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Culture

New York Premiere of Ludlow Draws Crowd

March 11, 2017

By Eleni Sakellis 

NEW YORK – The New York premiere of the award-winning documentary Ludlow: Greek Americans in the Colorado Coal War, a 2016 production directed by Leonidas Vardaros took place on Thursday, March 9 and drew a crowd of film enthusiasts to New York University.

The non-profit company “Apostolis Berdebes,” producer of documentaries on the history of Greeks in America, produced this remarkable film. In attendance at the premiere, Co-Producer and researcher Frosso Tsouka who spoke with The National Herald about the film, noted the tremendous appreciation it has already received in Greece and is now receiving worldwide.

There was barely an empty seat at the premiere which drew Greek-Americans from all walks of life including supporters of the film from Kefalonia and the Kefalos Society of America, its President Nikos Alissandratos, friends and family, as well as non-Greeks who appreciated learning about the little-known chapter of American history and the labor movement.

As Tsouka told TNH, “Ludlow tells the story of Greek immigrants who found themselves in distant Colorado working for many years under inhuman conditions of semi-slavery. They eventually united with thousands of other immigrant miners and took part in a long strike that started peacefully in 1913 and developed into an armed confrontation in April 1914, after the Ludlow Massacre and the murder of the Greek leader, Louis Tikas.

The film has received awards at all the documentary festivals in Greece and has been embraced by the public of Greece and of the Greek Diaspora. The film has been shown in Zurich, Munich, Berlin, London, Los Angeles, and Australia.

Here in New York, we have the honor of being included in the Spring 2017 film series Greek Cinema Today, an important cinematic event curated by visiting professor Eleftheria Astrinaki, and organized every year by the A.S. Onassis Program in Hellenic Studies at NYU, under the direction of Dr. Liana Theodoratou.”

The National Herald contributor Dan Georgakas is one of the historians who appears in the film and offers his insights into the Greek-American experience. Georgakas noted that due to the success of the community, many Greek-Americans would prefer to leave the past behind, but it is important to remember the struggles the immigrants suffered.

The history is not well-known, even in the United States, Tsouka noted, but the film resonates powerfully in Greece wherever it is shown because Greeks, from Crete especially, were in the leadership roles in this landmark event of the labor movement. Their heroism inspired the movement, and led to the passage of laws protecting workers from unsafe conditions.

Tsouka observed that after seeing the film, Greeks in Greece were surprised that there was such a strong labor movement in the United States, “they want to know more about it, and ask questions.” She also told TNH that the films are made in Greece with Greek filmmakers, but the support of the Greek-American community is essential to the process. Tsouka noted the dedication, “Ludlow is dedicated to the Greek American Community whose support made this film possible.”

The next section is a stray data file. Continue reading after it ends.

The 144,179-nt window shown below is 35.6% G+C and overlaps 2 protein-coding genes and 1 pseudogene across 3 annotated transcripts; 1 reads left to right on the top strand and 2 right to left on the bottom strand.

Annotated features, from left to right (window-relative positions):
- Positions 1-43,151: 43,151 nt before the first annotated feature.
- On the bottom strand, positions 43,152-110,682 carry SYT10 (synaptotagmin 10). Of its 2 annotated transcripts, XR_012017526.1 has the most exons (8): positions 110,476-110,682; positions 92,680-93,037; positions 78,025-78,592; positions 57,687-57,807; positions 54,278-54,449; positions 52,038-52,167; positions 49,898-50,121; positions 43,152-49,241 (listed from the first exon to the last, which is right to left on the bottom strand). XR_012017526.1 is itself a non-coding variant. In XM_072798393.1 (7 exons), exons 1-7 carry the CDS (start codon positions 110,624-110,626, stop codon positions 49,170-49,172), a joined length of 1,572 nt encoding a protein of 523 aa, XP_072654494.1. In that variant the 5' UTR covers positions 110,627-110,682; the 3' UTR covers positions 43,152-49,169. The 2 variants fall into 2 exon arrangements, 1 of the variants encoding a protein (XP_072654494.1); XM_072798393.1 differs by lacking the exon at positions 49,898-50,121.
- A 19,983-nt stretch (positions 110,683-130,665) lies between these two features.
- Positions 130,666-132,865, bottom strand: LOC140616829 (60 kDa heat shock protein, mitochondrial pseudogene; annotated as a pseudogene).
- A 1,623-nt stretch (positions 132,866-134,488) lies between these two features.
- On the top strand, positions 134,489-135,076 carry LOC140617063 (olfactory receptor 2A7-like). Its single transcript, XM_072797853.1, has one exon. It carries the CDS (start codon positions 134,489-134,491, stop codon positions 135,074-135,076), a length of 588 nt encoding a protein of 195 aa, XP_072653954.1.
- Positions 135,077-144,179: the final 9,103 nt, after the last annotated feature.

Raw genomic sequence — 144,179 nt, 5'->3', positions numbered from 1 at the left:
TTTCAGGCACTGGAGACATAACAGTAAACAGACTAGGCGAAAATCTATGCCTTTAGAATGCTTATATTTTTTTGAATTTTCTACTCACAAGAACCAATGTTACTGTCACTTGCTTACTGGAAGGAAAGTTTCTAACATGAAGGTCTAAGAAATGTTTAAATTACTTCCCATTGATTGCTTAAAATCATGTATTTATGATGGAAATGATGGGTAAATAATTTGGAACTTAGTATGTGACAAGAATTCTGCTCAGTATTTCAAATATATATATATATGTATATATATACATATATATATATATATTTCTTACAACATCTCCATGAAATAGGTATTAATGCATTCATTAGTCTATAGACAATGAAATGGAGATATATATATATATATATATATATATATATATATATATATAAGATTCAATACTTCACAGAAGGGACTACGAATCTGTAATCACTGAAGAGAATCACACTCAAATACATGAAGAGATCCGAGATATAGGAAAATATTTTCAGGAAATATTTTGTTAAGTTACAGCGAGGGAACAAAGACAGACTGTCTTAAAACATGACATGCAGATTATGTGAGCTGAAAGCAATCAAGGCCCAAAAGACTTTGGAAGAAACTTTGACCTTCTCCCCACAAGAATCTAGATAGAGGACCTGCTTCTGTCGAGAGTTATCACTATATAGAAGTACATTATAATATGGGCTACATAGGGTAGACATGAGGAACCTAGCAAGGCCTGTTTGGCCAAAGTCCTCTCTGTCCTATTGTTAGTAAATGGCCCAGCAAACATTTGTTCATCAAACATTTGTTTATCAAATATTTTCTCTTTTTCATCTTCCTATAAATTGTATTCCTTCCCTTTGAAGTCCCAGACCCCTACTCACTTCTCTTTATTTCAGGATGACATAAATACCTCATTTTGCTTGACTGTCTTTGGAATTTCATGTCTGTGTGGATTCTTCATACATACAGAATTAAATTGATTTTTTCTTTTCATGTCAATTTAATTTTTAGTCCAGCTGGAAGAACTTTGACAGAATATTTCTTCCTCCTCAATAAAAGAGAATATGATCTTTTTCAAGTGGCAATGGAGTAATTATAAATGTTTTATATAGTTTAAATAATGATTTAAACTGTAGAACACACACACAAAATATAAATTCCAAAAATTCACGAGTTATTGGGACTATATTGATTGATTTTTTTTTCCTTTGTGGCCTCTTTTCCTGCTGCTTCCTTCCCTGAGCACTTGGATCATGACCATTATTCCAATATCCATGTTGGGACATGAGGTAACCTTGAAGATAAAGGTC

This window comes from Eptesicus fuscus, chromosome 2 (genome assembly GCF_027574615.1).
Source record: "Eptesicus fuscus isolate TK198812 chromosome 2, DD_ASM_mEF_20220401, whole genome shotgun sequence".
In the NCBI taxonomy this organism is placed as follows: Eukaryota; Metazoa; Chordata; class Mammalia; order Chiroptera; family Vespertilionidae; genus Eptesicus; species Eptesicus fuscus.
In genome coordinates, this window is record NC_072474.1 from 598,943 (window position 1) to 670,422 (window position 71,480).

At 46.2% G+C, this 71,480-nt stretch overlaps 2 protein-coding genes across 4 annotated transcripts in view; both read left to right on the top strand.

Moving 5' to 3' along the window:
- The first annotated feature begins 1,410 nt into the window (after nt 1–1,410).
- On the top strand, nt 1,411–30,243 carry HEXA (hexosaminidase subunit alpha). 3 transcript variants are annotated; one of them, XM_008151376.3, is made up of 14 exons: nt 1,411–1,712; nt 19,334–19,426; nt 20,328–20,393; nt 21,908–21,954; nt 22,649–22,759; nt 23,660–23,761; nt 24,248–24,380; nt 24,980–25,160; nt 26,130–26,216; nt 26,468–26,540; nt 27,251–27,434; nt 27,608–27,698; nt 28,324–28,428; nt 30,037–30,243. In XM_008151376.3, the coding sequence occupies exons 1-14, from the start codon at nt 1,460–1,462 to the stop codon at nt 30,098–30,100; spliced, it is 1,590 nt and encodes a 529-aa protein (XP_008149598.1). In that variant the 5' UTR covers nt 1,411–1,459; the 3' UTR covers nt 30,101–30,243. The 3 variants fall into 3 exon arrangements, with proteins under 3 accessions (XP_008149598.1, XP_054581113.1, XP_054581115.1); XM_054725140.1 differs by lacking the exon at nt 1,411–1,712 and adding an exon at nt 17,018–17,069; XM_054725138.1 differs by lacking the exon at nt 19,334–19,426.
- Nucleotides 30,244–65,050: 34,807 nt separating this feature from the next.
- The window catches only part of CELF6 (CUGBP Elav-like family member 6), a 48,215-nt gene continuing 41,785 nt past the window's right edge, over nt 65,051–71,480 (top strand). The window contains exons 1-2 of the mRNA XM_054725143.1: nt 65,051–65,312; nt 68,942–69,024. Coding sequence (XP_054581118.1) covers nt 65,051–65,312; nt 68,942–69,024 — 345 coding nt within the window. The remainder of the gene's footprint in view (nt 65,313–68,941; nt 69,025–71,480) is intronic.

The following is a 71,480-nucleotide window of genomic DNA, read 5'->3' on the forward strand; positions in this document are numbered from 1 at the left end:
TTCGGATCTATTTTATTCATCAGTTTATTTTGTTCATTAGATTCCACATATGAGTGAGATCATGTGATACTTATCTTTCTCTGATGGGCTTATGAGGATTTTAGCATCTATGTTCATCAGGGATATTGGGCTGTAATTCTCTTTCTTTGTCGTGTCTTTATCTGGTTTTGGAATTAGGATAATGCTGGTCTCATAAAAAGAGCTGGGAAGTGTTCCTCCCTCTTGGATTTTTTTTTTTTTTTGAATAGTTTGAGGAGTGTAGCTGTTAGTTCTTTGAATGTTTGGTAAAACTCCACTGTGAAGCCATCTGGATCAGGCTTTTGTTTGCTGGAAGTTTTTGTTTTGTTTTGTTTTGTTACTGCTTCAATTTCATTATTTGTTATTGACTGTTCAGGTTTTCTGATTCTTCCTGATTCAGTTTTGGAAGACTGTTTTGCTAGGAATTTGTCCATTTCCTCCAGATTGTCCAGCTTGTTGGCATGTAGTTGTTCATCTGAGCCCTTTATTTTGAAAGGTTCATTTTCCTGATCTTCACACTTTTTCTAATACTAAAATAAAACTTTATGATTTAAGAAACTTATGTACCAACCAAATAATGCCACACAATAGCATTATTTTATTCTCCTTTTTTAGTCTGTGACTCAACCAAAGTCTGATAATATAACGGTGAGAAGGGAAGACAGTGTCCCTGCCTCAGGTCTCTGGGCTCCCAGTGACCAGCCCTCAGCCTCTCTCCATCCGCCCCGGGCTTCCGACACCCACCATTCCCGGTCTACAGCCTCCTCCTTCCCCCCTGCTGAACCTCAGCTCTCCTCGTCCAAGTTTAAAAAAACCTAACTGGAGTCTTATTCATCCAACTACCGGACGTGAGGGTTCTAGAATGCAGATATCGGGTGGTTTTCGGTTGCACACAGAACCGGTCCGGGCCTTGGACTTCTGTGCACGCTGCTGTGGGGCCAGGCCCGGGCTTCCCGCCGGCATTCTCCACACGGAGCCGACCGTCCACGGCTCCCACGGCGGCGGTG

Including the testimony of witnesses to the historical events and their descendants, Ludlow is a poignant reminder of the struggle for a better life that immigrants suffered in the early part of the 20th century and about how much they fought for that we take for granted today.

At the conclusion of the film, the audience applauded enthusiastically. A Q&A followed the screening and many simply offered their thanks for bringing the story to their attention, noting that young people in the community should definitely see the film, and if Hollywood had any sense, they would make it into a movie.

When asked about upcoming projects, Tsouka said the next project on the Greek-American experience in the 1950’s through the 1980’s is just getting underway. Alissandratos noted that the Greek-American community is ready to support the wonderful work of Tsouka and the team and the audience responded with more applause.

In March 2016, Ludlow was selected as Best Historical Documentary in the 18th Thessaloniki International Documentary Festival. In August 2016, the film received the 2nd Award for Feature Documentaries at the 3rd Ierapetra International Documentary Festival and in October 2016 it received the Best Editing Award at the 10th Chalkis Documentary Festival.

The film team, consisting of director Leonidas Vardaros, cinematographer Prokopis Dafnos, researcher Frosso Tsouka, editor Xenofon Vardaros, sound engineer Andreas Gkovas, and narrator Rigas Axelos, gave its best in this truly collective effort. The production management was carried out by the members of “Apostolis Berdebes” non-profit, Stefanos Plakas, Frosso Tsouka, and Lina Gousiou.

The producers give special thanks to the music group Romiosyni for the first ever professional recording of the Colorado strike song The Union Forever. More information about the film, is available online at www.ludlow.gr and on Facebook.

More information about the film series Greek Cinema Today is available by phone 212-998-3979, email: vt507@NYU.edu.

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